What we "think" about it is of little consequence. The laws around copyright vary over the world. I think you are being a bit blasé about it. You need some explicit statement of any license you grant. If the publisher makes assumptions and does things you don't approve of with your work you may have little recourse other than a lawsuit that will probably cost you money. As Anonymous Physicist suggests, you shouldn't deal with such people as they are probably not reputable.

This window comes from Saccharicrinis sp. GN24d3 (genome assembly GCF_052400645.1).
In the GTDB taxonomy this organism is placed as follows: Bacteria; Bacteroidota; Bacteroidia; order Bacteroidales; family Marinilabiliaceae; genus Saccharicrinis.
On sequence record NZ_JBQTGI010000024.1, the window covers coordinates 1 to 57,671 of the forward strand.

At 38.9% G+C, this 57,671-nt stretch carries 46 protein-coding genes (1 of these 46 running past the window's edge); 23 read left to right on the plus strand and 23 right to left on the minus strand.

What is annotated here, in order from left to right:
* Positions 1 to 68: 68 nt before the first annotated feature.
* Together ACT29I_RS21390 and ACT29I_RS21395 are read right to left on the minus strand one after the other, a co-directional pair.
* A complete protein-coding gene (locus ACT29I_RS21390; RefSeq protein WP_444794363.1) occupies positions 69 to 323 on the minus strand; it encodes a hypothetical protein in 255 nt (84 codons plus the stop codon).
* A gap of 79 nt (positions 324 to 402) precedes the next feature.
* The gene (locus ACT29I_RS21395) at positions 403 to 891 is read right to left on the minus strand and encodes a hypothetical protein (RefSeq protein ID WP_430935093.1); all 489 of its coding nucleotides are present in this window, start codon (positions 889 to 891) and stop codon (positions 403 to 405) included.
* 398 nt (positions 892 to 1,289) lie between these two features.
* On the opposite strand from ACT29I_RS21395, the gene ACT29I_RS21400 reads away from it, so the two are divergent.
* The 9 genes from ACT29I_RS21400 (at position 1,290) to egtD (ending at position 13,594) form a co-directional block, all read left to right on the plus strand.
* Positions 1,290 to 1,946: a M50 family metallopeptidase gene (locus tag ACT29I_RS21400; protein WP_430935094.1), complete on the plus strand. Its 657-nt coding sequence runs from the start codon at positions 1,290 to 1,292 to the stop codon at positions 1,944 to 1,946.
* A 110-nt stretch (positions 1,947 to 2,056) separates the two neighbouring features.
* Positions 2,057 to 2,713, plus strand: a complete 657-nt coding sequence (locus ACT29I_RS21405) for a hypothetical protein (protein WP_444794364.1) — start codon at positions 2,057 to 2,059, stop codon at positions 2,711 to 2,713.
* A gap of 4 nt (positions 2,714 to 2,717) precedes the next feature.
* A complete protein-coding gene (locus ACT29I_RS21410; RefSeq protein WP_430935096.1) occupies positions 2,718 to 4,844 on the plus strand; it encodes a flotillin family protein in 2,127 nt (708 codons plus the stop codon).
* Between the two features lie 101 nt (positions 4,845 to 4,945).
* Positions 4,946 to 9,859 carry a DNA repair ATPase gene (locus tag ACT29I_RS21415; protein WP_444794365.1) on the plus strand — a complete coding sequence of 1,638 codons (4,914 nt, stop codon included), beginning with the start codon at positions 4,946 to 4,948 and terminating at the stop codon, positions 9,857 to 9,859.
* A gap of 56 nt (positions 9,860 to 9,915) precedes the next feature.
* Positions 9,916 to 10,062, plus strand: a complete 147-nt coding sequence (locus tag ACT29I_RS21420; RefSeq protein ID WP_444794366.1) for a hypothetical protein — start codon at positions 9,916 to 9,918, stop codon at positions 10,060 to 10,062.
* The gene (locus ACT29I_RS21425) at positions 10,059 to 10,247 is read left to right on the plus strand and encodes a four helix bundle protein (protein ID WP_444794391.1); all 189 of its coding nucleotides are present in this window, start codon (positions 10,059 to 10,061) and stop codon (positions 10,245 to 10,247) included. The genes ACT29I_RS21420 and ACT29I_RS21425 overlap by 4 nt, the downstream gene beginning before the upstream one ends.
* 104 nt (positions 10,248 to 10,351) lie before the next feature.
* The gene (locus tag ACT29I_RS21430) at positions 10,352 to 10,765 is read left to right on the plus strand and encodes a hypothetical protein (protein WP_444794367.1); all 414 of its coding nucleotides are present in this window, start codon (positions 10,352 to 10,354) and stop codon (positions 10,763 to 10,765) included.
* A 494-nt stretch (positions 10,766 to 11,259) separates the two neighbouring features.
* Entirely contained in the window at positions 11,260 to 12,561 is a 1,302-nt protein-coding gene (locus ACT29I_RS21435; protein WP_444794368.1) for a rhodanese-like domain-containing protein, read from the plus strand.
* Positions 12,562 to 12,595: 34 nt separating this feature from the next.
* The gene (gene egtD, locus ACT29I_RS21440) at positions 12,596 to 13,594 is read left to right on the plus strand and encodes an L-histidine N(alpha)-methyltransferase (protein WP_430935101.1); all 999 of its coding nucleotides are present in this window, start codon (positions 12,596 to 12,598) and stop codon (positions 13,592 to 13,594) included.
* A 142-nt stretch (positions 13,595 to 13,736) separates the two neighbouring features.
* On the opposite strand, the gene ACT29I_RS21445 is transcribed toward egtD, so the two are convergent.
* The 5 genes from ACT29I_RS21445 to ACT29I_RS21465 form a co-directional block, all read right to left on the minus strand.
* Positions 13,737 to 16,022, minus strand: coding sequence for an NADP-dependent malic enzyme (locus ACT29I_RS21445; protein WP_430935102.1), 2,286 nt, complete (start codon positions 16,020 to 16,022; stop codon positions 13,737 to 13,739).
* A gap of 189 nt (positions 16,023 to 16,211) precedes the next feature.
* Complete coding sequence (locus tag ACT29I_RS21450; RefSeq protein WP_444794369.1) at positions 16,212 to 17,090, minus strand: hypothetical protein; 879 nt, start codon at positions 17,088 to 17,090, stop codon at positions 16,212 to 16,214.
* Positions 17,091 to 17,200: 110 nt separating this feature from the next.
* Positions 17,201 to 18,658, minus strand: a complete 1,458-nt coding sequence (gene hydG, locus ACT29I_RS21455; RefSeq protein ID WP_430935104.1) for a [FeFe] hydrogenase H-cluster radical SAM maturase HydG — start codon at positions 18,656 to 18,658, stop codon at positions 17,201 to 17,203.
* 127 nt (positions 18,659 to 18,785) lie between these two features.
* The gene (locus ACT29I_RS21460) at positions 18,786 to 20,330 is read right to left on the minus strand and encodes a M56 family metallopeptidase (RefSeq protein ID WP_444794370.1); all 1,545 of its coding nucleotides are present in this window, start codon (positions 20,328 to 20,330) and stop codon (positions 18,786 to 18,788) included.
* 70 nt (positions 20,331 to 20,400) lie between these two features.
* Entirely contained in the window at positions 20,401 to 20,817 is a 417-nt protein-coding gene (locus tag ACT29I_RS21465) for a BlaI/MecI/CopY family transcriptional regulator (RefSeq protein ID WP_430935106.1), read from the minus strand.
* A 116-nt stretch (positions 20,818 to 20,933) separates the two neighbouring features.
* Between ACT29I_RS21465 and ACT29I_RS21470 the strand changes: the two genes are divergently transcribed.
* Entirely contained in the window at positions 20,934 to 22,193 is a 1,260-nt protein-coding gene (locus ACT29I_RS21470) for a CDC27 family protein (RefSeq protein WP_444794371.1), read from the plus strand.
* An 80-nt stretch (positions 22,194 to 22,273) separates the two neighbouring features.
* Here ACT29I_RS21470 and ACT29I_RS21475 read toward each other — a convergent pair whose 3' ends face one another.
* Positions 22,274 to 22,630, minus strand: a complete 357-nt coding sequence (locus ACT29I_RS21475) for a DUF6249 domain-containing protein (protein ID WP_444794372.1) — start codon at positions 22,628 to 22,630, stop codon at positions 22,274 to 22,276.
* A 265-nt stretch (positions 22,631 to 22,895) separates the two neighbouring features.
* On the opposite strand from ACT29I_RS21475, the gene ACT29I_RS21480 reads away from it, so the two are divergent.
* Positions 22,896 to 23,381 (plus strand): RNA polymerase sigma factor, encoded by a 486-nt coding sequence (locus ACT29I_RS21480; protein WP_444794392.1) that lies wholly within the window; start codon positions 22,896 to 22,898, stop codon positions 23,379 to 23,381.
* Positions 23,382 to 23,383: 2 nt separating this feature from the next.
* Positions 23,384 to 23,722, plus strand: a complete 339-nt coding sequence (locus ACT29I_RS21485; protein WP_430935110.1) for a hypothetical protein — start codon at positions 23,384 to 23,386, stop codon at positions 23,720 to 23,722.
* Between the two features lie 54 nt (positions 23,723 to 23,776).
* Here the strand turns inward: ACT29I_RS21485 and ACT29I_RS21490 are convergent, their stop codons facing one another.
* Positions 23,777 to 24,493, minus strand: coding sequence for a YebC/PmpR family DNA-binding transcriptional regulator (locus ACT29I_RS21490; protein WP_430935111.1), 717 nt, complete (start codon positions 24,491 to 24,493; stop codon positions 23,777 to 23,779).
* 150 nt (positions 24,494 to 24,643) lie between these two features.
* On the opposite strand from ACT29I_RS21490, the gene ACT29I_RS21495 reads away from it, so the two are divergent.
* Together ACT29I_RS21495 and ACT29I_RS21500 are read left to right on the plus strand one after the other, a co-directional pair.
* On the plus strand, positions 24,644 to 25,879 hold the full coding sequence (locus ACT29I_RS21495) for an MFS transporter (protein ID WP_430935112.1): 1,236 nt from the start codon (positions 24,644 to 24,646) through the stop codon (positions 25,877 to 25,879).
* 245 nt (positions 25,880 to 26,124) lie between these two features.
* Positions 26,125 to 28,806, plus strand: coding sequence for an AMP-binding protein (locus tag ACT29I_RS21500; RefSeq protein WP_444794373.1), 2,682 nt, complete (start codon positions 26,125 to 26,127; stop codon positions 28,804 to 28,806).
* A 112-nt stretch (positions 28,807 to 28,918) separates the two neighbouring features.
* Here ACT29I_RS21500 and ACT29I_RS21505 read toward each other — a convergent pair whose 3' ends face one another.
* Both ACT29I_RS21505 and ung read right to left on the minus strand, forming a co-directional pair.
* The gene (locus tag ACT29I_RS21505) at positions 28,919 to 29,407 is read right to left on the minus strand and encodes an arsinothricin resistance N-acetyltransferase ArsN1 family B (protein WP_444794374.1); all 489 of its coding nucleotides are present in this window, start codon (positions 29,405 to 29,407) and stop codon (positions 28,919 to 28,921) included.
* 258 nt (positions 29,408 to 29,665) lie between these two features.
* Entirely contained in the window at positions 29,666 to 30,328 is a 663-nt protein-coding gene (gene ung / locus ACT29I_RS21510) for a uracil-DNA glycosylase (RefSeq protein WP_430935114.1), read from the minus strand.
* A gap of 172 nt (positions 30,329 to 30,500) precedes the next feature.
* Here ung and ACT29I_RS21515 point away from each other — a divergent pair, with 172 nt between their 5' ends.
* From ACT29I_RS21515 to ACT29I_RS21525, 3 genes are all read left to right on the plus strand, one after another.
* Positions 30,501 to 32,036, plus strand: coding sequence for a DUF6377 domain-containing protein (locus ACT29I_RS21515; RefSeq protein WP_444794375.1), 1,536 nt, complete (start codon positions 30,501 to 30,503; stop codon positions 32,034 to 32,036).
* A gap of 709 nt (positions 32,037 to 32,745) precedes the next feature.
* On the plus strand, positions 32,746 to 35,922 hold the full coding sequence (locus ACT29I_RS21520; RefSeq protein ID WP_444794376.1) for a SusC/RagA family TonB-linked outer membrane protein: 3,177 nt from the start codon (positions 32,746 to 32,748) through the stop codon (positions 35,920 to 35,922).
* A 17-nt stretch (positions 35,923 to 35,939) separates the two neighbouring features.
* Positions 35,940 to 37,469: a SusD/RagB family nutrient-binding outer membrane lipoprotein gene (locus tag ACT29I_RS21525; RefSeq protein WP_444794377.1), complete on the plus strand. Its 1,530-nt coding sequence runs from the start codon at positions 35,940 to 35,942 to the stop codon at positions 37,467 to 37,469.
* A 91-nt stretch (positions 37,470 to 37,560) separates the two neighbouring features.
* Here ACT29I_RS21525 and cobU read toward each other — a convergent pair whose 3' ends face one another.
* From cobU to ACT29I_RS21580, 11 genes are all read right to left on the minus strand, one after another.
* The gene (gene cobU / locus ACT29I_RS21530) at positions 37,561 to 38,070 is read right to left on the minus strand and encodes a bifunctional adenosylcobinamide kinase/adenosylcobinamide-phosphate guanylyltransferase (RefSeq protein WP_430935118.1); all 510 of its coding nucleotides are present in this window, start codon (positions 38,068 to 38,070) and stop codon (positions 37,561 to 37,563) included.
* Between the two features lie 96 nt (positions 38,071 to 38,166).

If they aren't willing to be explicit prior to publication and ask you to actually sign a clear agreement, then it is a giant red flag.
The risk is yours and yours alone. You may be fine, but no one here can provide any assurance of that. Talk to an IP lawyer to get knowledge of the local laws that will apply.
My worry is, if you give them an implied but not stated license, whether they can pass that license on to others. And, again, if they assume that, then it is a lawsuit that would be necessary to stop it. What "I think" is that you are stepping into a minefield. Don't do so blindfolded.
If you are associated with a university, they may have IP lawyers with whom you can consult.